Title

ARTS (Aspiration-Retriever Technique for Stroke): Initial clinical experience

UMMS Affiliation

Department of Radiology; Department of Neurology

Date

6-1-2016

Document Type

Article

Disciplines

Nervous System Diseases | Neurology | Radiology

Abstract

BACKGROUND: A new generation of highly navigable large-bore aspiration catheters and retriever devices for intracranial mechanical thrombectomy has markedly improved recanalization rates, time and clinical outcomes. We report collected clinical data utilizing a new technique based on combined large lumen aspiration catheter and partially resheathed stent retriever (ARTS: Aspiration (catheter)-(stent) Retriever Technique for Stroke). This technique is applied, especially in presence of bulky/rubbery emboli, when resistance is felt while retracting the stent retriever; at that point the entire assembly is locked and removed in-toto under continuous aspiration with additional flow arrest.

METHODS: A retrospective data analysis was performed to identify patients with large cerebral artery acute ischemic stroke treated with ARTS. The study was conducted between August 2013 and February 2015 at a single high volume stroke center. Procedural and clinical data were captured for analysis.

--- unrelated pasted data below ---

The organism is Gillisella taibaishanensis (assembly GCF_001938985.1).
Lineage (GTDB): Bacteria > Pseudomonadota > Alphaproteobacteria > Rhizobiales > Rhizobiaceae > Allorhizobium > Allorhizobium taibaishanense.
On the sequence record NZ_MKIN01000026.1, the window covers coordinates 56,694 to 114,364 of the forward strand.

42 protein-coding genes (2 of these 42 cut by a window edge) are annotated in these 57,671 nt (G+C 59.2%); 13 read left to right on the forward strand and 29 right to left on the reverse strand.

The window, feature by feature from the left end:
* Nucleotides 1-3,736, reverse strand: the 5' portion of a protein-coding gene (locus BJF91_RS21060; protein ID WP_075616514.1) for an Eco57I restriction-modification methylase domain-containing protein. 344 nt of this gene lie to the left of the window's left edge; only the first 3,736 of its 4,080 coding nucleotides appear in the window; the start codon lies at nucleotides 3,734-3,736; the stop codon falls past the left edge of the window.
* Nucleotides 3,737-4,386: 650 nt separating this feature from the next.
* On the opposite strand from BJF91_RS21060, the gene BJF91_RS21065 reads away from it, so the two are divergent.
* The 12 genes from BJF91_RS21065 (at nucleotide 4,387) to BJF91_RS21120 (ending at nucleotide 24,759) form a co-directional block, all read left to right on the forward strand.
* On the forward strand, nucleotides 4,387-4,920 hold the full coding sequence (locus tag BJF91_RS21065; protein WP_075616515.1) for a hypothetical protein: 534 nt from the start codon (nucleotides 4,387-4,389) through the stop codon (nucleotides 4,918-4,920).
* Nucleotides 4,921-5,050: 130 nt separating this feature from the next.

RESULTS: Forty-two patients (median age 66 years) met inclusion criteria for this study. The ARTS was successful in achieving Thrombolysis in Cerebral Infarction (TICI) > /=2b revascularization in 97.6% of cases (TICI 2b = 18 patients, TICI 3 = 23 patients). Patients' median National Institutes of Health Stroke Scale score at admission was 18 (6-40). A 3-month follow-up modified Rankin Scale value of 0-2 was achieved in 65.7% of the successfully treated patients (average 2.4). Two patients (4.8%) developed symptomatic intraparenchymal hemorrhages. Six procedure unrelated deaths were observed.

CONCLUSIONS: We found that ARTS is a fast, safe and effective method for endovascular recanalization of large vessel occlusions presenting within the context of acute ischemic stroke.

Rights and Permissions

Citation: Interv Neuroradiol. 2016 Jun;22(3):325-32. doi: 10.1177/1591019916632369. Epub 2016 Feb 22. Link to article on publisher's site

Comments

Co-author Nils Henninger is a doctoral student in the Millennium PhD Program (MPP) in the Graduate School of Biomedical Sciences (GSBS) at UMass Medical School.

Related Resources

Link to Article in PubMed

Keywords

Stroke, TICI, aspiration catheter, mechanical thrombectomy, stent retriever

PubMed ID

26908591